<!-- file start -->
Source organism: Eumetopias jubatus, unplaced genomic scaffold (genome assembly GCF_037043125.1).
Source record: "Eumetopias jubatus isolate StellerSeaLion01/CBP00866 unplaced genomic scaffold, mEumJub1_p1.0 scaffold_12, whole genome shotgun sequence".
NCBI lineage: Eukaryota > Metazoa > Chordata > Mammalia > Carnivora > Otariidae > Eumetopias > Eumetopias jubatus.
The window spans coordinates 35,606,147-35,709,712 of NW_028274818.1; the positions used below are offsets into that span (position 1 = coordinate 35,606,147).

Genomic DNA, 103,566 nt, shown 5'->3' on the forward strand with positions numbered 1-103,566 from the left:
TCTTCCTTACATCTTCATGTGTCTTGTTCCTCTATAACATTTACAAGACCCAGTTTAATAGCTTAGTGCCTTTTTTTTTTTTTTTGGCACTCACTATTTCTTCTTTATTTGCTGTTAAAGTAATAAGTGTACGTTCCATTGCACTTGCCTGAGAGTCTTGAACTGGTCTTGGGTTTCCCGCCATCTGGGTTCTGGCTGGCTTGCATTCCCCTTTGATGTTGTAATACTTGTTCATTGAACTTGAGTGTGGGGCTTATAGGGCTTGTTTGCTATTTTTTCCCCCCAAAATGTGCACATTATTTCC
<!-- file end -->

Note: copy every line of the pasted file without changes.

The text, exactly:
Source organism: Eumetopias jubatus, unplaced genomic scaffold (genome assembly GCF_037043125.1).
Source record: "Eumetopias jubatus isolate StellerSeaLion01/CBP00866 unplaced genomic scaffold, mEumJub1_p1.0 scaffold_12, whole genome shotgun sequence".
NCBI lineage: Eukaryota > Metazoa > Chordata > Mammalia > Carnivora > Otariidae > Eumetopias > Eumetopias jubatus.
The window spans coordinates 35,606,147-35,709,712 of NW_028274818.1; the positions used below are offsets into that span (position 1 = coordinate 35,606,147).

Genomic DNA, 103,566 nt, shown 5'->3' on the forward strand with positions numbered 1-103,566 from the left:
TCTTCCTTACATCTTCATGTGTCTTGTTCCTCTATAACATTTACAAGACCCAGTTTAATAGCTTAGTGCCTTTTTTTTTTTTTTTGGCACTCACTATTTCTTCTTTATTTGCTGTTAAAGTAATAAGTGTACGTTCCATTGCACTTGCCTGAGAGTCTTGAACTGGTCTTGGGTTTCCCGCCATCTGGGTTCTGGCTGGCTTGCATTCCCCTTTGATGTTGTAATACTTGTTCATTGAACTTGAGTGTGGGGCTTATAGGGCTTGTTTGCTATTTTTTCCCCCCAAAATGTGCACATTATTTCC